Michael Bielawski is a reporter for True North Reports. Send him news tips at and follow him on Twitter @TrueNorth82X.

Image courtesy of state of Vermont

8 thoughts on “Democrat members support Trump election commission as Condos mocks in ongoing Twitter storm

  1. Voter fraud isn’t widespread, it’s narrowly targeted at paperless machines in contested elections, then hard wired by gerrymandering and suppression. There aren’t people being bussed from out of state or double voting. That’s too time consuming and unpredictable. The cheaters need to know exactly how many votes need to be flipped or discarded. In the last presidential election, it only required 78,000.
    What’s so frustrating is conducting fair, foolproof elections is not difficult. Start with our tax returns. Issue ballots, one per SS number to citizens who file, to the address on the return. Votes are cast at post offices in stand alone machines, tallied, and then recounted.
    As long as tiny states like Vermont have such disproportionate power in Congress, Americans should demand accuracy and conformity, while encouraging everyone to vote. No eccentricities, it isn’t quaint.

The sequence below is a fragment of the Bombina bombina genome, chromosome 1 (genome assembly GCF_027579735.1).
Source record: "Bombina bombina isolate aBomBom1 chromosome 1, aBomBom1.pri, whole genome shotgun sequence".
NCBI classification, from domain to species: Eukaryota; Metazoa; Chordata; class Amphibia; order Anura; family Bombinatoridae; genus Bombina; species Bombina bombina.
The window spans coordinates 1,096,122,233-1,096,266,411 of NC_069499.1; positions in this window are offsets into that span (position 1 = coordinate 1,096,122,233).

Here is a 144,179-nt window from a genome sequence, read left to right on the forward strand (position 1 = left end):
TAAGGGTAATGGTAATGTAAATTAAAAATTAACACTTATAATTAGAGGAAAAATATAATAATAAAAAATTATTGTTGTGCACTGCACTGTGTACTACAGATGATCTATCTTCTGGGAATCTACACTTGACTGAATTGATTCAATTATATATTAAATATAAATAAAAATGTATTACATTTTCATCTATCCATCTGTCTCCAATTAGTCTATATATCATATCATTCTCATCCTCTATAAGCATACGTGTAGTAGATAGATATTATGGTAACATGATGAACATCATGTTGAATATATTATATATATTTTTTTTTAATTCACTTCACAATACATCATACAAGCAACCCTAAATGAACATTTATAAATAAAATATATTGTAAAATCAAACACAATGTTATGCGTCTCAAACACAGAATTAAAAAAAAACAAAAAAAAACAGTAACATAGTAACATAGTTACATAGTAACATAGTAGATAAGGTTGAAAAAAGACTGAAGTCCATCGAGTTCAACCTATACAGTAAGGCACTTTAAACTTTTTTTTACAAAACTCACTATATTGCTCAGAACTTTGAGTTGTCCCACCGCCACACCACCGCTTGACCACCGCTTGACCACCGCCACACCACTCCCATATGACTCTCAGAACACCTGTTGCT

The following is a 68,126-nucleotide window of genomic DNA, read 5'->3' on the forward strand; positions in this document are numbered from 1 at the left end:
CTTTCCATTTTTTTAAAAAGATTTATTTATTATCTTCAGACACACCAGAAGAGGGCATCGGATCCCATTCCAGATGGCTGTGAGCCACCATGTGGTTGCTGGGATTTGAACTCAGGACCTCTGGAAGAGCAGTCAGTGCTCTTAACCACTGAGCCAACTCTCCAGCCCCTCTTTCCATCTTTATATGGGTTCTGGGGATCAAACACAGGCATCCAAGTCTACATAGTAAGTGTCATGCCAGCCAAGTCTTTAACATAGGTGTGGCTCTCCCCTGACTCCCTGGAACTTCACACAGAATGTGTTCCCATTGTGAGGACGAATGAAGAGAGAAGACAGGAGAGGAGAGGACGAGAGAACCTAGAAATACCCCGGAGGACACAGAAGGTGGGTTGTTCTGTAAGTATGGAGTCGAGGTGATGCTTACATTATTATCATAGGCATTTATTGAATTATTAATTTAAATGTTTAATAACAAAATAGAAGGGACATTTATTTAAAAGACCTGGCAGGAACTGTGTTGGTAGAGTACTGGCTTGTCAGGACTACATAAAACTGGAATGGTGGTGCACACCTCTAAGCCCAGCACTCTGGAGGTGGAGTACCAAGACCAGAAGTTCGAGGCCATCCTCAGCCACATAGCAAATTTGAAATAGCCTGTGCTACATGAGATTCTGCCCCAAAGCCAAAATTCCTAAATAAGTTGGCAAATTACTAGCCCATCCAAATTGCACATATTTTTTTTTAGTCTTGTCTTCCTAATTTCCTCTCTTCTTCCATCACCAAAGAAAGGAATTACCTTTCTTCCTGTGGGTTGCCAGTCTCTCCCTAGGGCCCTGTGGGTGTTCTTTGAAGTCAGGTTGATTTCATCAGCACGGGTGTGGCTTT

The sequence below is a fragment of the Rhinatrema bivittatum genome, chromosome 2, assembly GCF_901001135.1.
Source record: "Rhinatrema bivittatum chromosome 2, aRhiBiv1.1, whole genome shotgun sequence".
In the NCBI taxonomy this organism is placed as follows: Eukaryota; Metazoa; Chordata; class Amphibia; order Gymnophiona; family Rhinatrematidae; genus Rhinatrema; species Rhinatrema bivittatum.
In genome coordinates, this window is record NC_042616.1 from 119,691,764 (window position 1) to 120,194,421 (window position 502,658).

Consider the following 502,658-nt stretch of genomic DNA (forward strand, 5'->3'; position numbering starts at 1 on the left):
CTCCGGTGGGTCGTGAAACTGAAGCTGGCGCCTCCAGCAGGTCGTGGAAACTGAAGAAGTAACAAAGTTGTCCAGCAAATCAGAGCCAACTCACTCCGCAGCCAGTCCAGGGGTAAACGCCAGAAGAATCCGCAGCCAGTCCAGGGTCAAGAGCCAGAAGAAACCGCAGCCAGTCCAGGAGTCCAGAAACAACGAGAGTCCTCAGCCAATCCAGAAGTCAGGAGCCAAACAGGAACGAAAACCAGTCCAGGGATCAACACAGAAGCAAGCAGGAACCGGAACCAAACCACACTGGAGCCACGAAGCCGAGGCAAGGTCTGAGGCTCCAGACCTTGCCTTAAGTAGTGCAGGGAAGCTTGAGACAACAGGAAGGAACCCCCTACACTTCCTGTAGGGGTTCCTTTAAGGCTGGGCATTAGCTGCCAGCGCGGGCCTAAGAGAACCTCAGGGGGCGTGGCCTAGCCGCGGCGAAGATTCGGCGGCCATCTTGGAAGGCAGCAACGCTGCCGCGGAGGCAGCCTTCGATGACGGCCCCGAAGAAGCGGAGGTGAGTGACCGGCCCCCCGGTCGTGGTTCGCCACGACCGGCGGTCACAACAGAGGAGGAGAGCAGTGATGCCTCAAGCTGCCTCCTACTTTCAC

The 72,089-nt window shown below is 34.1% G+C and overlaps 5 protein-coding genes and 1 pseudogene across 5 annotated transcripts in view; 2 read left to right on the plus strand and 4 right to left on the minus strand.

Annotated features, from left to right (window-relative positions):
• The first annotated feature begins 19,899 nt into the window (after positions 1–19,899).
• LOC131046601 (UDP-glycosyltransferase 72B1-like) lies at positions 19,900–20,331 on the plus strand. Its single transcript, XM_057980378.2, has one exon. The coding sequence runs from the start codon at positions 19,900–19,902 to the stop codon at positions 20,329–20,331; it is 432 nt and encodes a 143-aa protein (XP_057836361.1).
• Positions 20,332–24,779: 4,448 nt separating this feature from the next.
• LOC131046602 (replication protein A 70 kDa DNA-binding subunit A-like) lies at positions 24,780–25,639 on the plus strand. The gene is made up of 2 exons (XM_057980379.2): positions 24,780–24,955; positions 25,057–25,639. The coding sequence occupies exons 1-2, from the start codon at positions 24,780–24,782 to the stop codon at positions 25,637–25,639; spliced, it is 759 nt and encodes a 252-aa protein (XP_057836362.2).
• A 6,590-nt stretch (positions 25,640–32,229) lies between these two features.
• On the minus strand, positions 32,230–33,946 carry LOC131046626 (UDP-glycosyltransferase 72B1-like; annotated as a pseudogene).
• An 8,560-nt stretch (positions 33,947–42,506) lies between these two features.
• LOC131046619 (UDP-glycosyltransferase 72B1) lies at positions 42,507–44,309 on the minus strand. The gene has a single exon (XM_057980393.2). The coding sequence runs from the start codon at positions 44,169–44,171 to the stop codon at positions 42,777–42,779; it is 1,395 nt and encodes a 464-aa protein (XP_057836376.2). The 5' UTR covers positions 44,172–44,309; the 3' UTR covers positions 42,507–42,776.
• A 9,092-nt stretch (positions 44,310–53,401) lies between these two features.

2. In Rhode Island, 19% of the voter list were dead or had moved out of state. Just google.
    This likely is also the case in other New England states.
    What is to prevent someone getting an absentee ballot and vote one or more of the names?

  3. Numerous elections here in Vermont have been decided by one or two votes. What is wrong with making sure that all votes are cast legitimately? If there is nothing wrong, the facts will disclose that. If there are actual problems, we should fix them. What’s wrong with that, Jim?

  4. ONLY eligible voters in elections should be voting one time for one candidate per election. A country of 300 million people is bound to have some less-than-honest people. But, who cares? The United States doesn’t elect its president via the popular vote – it uses the Electoral College, which Trump won by a significant margin. Both candidates agreed going into the election that the winner would be whoever received over 270 votes in the Electoral College, not whoever received the most votes in the popular vote. The popular vote means nothing in terms of the actual election, nor does it actually matter who wins it.

  5. SOS Condos , surely would not want anyone to see the shenanigans within the VT
    voting process, just look at the democratic progressive make up in Montpelier !!